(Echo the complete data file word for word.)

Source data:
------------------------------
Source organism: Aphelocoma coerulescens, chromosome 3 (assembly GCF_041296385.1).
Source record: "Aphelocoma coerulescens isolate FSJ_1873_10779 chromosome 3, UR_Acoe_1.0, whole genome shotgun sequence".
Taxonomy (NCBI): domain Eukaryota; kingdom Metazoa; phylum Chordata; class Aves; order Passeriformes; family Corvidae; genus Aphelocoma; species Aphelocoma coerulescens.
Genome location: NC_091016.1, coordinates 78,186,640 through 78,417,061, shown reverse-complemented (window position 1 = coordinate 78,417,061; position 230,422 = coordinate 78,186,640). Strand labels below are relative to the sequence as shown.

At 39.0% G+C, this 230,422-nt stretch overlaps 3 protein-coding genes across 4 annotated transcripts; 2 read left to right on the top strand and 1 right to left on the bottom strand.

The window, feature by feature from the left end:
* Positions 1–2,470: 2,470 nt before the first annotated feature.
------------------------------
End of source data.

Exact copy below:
Source organism: Aphelocoma coerulescens, chromosome 3 (assembly GCF_041296385.1).
Source record: "Aphelocoma coerulescens isolate FSJ_1873_10779 chromosome 3, UR_Acoe_1.0, whole genome shotgun sequence".
Taxonomy (NCBI): domain Eukaryota; kingdom Metazoa; phylum Chordata; class Aves; order Passeriformes; family Corvidae; genus Aphelocoma; species Aphelocoma coerulescens.
Genome location: NC_091016.1, coordinates 78,186,640 through 78,417,061, shown reverse-complemented (window position 1 = coordinate 78,417,061; position 230,422 = coordinate 78,186,640). Strand labels below are relative to the sequence as shown.

At 39.0% G+C, this 230,422-nt stretch overlaps 3 protein-coding genes across 4 annotated transcripts; 2 read left to right on the top strand and 1 right to left on the bottom strand.

The window, feature by feature from the left end:
* Positions 1–2,470: 2,470 nt before the first annotated feature.